The da Vinci System
The da Vinci System has been designed to improve upon conventional laparoscopic (keyhole) surgery in which the surgeon operates while standing, using hand-held, long-shafted instruments, which have no wrists.
The da Vinci System consists of a surgeon console that is typically in the same room as the patient and a patient-side cart which has four interactive robotic arms controlled from the console. Three of the arms are for tools that hold objects, scissors, retractors and electrocautery instruments. The fourth arm is for the camera. The camera has two lenses that gives the surgeon 10 times magnified stereoscopic vision from the console. The surgeon sits at the console and looks through two eye holes at a 3-D image of the procedure, meanwhile manoeuvring the arms with two hand controllers.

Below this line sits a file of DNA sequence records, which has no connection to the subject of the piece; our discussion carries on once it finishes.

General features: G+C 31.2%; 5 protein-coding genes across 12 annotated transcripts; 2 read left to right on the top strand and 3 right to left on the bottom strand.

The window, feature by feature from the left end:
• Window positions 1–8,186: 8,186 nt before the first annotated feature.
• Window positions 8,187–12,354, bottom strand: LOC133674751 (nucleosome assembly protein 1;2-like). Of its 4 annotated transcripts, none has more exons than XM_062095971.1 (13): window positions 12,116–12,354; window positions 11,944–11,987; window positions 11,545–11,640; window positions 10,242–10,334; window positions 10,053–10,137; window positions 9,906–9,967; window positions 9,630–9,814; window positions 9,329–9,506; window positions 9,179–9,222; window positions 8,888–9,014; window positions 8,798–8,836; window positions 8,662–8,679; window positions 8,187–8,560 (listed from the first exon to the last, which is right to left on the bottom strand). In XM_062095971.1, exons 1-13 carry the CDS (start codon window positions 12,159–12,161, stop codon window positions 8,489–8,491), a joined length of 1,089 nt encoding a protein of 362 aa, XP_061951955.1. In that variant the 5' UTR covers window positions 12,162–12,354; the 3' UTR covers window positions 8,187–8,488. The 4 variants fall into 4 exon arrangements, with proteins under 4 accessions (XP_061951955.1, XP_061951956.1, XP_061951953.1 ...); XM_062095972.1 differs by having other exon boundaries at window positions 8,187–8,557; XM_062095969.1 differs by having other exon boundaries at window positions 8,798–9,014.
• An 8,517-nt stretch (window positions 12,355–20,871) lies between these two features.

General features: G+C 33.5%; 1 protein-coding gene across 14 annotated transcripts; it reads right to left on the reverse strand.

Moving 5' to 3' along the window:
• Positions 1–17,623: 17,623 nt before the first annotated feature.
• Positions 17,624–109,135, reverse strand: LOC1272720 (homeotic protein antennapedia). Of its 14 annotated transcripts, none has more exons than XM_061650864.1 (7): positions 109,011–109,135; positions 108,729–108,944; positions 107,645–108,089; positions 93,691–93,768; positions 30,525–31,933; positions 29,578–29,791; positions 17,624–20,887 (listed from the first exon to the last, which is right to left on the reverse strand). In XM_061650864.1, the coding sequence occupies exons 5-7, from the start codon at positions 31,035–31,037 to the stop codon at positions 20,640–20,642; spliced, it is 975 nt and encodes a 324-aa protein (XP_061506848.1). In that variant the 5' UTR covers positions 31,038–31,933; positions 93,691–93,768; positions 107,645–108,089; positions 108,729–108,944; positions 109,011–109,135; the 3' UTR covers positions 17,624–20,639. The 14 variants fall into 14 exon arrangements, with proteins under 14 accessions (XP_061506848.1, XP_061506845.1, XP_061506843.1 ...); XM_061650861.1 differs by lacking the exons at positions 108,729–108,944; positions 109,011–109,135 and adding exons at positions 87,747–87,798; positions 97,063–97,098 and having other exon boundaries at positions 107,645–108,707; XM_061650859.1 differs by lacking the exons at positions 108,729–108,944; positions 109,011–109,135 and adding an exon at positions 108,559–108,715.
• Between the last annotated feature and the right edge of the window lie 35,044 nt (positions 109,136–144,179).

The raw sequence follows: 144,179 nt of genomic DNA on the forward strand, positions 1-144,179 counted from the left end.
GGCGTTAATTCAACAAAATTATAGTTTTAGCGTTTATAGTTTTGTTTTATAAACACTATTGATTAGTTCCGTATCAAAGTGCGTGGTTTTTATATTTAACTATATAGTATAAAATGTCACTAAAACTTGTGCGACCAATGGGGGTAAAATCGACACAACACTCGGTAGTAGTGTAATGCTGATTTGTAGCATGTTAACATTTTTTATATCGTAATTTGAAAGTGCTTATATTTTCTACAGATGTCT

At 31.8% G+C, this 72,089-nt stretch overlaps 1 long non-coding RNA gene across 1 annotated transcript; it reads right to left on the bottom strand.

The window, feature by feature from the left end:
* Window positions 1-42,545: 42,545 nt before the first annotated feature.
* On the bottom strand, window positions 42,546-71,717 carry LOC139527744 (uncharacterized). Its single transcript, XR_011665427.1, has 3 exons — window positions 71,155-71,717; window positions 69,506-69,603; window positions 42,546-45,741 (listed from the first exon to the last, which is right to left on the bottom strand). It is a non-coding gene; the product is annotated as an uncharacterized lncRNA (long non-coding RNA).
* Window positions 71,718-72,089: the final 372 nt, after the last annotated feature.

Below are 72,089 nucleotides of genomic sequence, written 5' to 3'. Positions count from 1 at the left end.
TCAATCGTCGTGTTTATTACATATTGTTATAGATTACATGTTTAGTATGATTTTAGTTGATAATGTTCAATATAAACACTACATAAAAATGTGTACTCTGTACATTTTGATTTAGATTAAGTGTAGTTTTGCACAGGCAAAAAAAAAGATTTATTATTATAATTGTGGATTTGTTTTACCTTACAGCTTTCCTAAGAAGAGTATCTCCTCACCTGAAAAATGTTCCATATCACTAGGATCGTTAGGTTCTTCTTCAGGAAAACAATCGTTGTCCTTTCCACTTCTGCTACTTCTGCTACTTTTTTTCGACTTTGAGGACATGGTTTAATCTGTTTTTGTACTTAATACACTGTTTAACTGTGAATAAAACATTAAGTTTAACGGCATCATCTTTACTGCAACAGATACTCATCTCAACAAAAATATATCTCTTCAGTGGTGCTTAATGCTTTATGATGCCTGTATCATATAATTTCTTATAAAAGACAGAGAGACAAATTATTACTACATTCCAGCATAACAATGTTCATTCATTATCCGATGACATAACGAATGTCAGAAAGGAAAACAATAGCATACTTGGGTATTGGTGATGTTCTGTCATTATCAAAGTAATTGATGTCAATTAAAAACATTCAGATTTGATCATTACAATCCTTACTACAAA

The surgical assistant sits close to the patient and is able to change the robotic instruments as required and pass swabs and sutures to the surgeon.
The da Vinci System wristed instruments bend and rotate far greater than the human wrist. As a result the surgeon is able to operate with enhanced vision, precision, dexterity and control. The surgeon is 100% in control of the da Vinci System, which translates hand movements into smaller, more precise movements of the instruments inside the body a process known as motion scaling.
Finally by controlling the instruments in a seated position from a console, the surgeons are themselves less likely to suffer the back, neck or shoulder problems that are associated with longer conventional open or laparoscopic procedures.
Mr S. Birmingham. February 2014